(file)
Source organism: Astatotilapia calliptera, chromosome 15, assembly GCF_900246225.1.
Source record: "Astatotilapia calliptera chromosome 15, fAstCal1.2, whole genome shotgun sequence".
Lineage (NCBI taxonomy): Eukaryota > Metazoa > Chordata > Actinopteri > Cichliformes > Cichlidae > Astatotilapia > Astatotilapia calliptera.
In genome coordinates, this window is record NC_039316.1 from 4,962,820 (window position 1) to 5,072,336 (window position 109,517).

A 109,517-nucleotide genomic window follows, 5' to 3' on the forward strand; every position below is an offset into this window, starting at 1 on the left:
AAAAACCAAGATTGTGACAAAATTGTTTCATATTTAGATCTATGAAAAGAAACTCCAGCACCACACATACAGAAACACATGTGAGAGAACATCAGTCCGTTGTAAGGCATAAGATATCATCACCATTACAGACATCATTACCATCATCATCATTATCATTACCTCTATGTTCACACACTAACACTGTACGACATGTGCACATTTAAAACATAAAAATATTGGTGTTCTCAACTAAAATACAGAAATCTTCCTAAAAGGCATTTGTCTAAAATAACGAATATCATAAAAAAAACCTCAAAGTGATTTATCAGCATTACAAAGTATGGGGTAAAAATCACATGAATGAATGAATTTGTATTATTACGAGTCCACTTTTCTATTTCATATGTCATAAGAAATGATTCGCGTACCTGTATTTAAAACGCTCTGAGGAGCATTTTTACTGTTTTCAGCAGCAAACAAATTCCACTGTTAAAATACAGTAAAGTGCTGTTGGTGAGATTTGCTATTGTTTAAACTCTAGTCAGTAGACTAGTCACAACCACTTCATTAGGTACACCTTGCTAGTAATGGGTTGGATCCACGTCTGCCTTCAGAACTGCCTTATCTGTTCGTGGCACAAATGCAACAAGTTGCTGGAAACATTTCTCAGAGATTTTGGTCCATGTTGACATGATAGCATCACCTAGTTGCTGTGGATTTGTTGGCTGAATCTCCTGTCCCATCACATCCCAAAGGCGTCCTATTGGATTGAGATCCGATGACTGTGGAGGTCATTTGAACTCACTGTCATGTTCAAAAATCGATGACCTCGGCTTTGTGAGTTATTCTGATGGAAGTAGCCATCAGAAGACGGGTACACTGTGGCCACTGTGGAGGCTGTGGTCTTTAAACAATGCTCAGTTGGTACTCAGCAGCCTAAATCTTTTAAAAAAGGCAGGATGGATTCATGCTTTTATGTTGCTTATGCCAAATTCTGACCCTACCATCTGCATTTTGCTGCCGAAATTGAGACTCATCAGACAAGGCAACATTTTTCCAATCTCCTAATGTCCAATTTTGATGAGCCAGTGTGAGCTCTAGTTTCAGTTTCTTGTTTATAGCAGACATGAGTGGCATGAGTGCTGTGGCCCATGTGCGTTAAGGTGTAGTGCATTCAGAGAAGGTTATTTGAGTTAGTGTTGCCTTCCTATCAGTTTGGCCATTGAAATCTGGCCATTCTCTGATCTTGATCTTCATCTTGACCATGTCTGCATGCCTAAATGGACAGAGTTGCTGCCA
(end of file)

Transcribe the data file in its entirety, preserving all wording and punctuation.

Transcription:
Source organism: Astatotilapia calliptera, chromosome 15, assembly GCF_900246225.1.
Source record: "Astatotilapia calliptera chromosome 15, fAstCal1.2, whole genome shotgun sequence".
Lineage (NCBI taxonomy): Eukaryota > Metazoa > Chordata > Actinopteri > Cichliformes > Cichlidae > Astatotilapia > Astatotilapia calliptera.
In genome coordinates, this window is record NC_039316.1 from 4,962,820 (window position 1) to 5,072,336 (window position 109,517).

A 109,517-nucleotide genomic window follows, 5' to 3' on the forward strand; every position below is an offset into this window, starting at 1 on the left:
AAAAACCAAGATTGTGACAAAATTGTTTCATATTTAGATCTATGAAAAGAAACTCCAGCACCACACATACAGAAACACATGTGAGAGAACATCAGTCCGTTGTAAGGCATAAGATATCATCACCATTACAGACATCATTACCATCATCATCATTATCATTACCTCTATGTTCACACACTAACACTGTACGACATGTGCACATTTAAAACATAAAAATATTGGTGTTCTCAACTAAAATACAGAAATCTTCCTAAAAGGCATTTGTCTAAAATAACGAATATCATAAAAAAAACCTCAAAGTGATTTATCAGCATTACAAAGTATGGGGTAAAAATCACATGAATGAATGAATTTGTATTATTACGAGTCCACTTTTCTATTTCATATGTCATAAGAAATGATTCGCGTACCTGTATTTAAAACGCTCTGAGGAGCATTTTTACTGTTTTCAGCAGCAAACAAATTCCACTGTTAAAATACAGTAAAGTGCTGTTGGTGAGATTTGCTATTGTTTAAACTCTAGTCAGTAGACTAGTCACAACCACTTCATTAGGTACACCTTGCTAGTAATGGGTTGGATCCACGTCTGCCTTCAGAACTGCCTTATCTGTTCGTGGCACAAATGCAACAAGTTGCTGGAAACATTTCTCAGAGATTTTGGTCCATGTTGACATGATAGCATCACCTAGTTGCTGTGGATTTGTTGGCTGAATCTCCTGTCCCATCACATCCCAAAGGCGTCCTATTGGATTGAGATCCGATGACTGTGGAGGTCATTTGAACTCACTGTCATGTTCAAAAATCGATGACCTCGGCTTTGTGAGTTATTCTGATGGAAGTAGCCATCAGAAGACGGGTACACTGTGGCCACTGTGGAGGCTGTGGTCTTTAAACAATGCTCAGTTGGTACTCAGCAGCCTAAATCTTTTAAAAAAGGCAGGATGGATTCATGCTTTTATGTTGCTTATGCCAAATTCTGACCCTACCATCTGCATTTTGCTGCCGAAATTGAGACTCATCAGACAAGGCAACATTTTTCCAATCTCCTAATGTCCAATTTTGATGAGCCAGTGTGAGCTCTAGTTTCAGTTTCTTGTTTATAGCAGACATGAGTGGCATGAGTGCTGTGGCCCATGTGCGTTAAGGTGTAGTGCATTCAGAGAAGGTTATTTGAGTTAGTGTTGCCTTCCTATCAGTTTGGCCATTGAAATCTGGCCATTCTCTGATCTTGATCTTCATCTTGACCATGTCTGCATGCCTAAATGGACAGAGTTGCTGCCA